The eye is on you!
“Surveillance”, in most peoples eyes, involves nights in cars outside suspects houses. Or perhaps covert operations with cameras pointed between closed curtains from darkened rooms. This is a modern mythology. The drama of the TV screen is far from the surveillance we are all under in our every day lives.
The Cold War drama of spying, surveillance and counter intelligence is fast going the way of the dinosaur. Spying will go on despite everything else. What most people don’t realise is that surveillance has come to each and every one of our front rooms.
The new surveillance
The power of technology is undoubted. But what we don’t often think about is how joined up that technology can be. The Internet and the other networks are a powerful communications media that extends beyond the individual. Beyond even organisations and Governments. These network technologies are in effect a two way street. We can get to all sorts of information. We can find out where to go for dinner tonight. We can contact an old friend. We can buy food, a widget, a car or an island in a remote place.
The act of doing these things leaves electronic tracks. The accounts we hold, the things we buy, the money we spend, social networks we interact with… all these tell other people a lot about us. In short, our lives have now been imprinted on the largest, most dispersed filing system of all time – The Internet. People who have a good knowledge of how to use the data out there have an unprecedented picture of our lives.
Of course organisations and governments have the greatest access. If you spend money on Google, use Google mail, have a Google tablet, use Google apps and so on… you will have an intimate relationship with Google. You will also have given Google a great deal of information about you. Likewise, but not so publicly, your Government will have an electronic picture of you that is pretty comprehensive too.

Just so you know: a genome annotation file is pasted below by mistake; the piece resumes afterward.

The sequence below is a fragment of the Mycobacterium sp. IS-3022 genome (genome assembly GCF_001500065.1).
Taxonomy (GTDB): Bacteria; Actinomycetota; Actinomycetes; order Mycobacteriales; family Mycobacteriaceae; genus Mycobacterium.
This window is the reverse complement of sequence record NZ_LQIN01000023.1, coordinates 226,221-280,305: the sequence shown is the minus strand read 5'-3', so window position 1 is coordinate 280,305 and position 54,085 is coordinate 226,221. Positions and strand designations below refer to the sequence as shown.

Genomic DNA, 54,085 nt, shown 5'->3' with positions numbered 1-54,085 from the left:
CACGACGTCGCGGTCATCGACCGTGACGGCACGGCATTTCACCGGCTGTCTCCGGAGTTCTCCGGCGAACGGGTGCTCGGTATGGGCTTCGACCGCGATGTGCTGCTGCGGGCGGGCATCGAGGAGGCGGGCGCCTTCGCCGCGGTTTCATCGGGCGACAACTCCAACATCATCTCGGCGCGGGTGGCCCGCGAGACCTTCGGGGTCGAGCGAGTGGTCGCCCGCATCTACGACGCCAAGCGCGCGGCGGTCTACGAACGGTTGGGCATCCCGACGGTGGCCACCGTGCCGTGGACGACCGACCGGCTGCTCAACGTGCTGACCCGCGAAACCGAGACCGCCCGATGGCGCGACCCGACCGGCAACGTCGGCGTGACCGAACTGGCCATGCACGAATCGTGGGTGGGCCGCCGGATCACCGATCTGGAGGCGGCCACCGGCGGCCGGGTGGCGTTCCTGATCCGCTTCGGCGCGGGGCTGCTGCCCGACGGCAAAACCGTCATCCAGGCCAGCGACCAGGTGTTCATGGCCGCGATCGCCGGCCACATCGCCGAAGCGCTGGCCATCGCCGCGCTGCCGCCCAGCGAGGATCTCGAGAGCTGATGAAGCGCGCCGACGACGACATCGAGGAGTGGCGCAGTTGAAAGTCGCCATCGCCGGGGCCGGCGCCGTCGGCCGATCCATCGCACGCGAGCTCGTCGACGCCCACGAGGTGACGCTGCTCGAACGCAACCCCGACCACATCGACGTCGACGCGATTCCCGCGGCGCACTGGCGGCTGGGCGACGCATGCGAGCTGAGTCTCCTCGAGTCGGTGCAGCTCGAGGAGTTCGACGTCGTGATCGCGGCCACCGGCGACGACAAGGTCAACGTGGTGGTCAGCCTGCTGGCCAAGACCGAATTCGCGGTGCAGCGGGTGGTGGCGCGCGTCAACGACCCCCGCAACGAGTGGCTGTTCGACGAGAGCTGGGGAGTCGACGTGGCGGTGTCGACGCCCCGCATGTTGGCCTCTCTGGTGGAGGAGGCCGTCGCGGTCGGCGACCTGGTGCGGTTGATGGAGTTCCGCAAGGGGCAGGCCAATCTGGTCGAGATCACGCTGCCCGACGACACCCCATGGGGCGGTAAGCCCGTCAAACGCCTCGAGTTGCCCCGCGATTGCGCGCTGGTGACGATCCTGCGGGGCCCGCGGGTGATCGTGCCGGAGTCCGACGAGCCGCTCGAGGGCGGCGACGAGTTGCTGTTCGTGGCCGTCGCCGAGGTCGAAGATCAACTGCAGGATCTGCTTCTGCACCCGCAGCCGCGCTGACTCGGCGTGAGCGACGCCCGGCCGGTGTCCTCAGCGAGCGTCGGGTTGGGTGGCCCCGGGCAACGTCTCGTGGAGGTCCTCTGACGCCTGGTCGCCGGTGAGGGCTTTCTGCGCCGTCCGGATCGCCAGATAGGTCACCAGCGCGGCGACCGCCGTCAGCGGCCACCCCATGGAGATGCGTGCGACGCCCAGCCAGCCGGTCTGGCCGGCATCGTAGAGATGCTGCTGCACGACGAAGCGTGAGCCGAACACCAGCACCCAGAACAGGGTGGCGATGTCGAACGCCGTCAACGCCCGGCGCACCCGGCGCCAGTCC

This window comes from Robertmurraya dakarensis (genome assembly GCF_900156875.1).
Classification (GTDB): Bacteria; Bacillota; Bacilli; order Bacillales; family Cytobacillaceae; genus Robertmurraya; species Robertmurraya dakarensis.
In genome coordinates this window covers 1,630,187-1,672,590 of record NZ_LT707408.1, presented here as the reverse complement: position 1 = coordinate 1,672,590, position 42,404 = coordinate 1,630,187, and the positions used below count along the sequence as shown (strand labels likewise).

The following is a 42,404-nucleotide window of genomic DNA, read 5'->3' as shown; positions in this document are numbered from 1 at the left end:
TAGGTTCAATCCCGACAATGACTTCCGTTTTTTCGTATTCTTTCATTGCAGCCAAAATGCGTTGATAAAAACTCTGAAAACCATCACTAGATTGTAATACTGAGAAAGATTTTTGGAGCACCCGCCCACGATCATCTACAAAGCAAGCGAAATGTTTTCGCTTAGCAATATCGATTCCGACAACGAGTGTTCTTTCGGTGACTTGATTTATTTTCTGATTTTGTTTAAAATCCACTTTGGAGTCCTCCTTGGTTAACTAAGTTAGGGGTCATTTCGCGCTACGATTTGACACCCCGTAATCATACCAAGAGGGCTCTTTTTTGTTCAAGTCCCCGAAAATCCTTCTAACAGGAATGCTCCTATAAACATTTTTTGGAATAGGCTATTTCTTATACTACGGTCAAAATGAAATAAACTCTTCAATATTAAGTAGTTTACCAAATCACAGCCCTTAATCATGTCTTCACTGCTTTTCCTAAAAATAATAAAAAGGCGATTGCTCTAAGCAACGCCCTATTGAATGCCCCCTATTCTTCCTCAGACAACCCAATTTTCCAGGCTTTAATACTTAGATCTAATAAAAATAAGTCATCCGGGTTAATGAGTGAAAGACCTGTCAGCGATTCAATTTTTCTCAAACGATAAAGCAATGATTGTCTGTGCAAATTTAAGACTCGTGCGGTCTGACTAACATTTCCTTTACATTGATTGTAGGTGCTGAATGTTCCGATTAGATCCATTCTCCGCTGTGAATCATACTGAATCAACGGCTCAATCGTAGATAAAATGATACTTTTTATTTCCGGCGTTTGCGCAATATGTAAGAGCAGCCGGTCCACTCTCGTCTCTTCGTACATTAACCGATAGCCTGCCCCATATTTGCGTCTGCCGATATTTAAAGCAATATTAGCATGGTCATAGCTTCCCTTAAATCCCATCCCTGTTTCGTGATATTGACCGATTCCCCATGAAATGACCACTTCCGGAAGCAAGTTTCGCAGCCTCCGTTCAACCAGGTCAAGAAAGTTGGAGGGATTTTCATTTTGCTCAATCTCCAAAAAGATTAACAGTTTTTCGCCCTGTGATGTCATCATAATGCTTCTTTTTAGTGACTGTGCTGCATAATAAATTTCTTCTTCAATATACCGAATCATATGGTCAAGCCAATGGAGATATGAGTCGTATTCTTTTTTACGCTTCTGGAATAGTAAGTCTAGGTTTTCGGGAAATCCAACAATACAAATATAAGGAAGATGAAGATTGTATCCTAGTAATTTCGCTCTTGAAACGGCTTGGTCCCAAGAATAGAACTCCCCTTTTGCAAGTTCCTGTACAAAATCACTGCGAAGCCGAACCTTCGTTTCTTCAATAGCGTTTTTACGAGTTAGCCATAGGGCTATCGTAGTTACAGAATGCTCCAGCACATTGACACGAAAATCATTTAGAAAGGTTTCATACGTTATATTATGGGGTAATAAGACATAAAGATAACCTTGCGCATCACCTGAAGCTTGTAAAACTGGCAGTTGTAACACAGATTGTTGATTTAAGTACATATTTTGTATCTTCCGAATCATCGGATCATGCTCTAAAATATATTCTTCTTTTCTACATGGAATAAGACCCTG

In all walks of your life this electronic intimacy is building up. More to the point, information is money. An organisation like Google stands to make a lot of money out of you if it can provide ads targeted at you. It can also provide many other goods and services. Smart organisations today are spending large amounts of money to build these commercial relationships with individuals.
Smart criminals are using the Internet and information about you too. A lot can be found out from your social networks, your online publications and even basic location and picture information. If you are a target for a criminal you can be easily followed up over the Internet, and pretty intimate and detailed data can be compiled.
All the personal information about people on the Internet amounts to a pretty comprehensive picture of you. Someone undertaking personal surveillance of you can have at their finger tips all they need for a burglary, ways to control you socially, deterrent or threat information for extortion, ways to frighten or manipulate you.
Of course your Government may be benevolent. But in information there is power. And Governmental power is growing – exponentially. Organisations like Google have the power to follow you, advertise, persuade or otherwise convince you to use their services. Governments have the power of discrimination, imprisonment, deterrence, behavior control and, ultimately, the power of life and death over its citizens. Because they hold the data for your official existance as well as the power to access the information other organisations hold on you.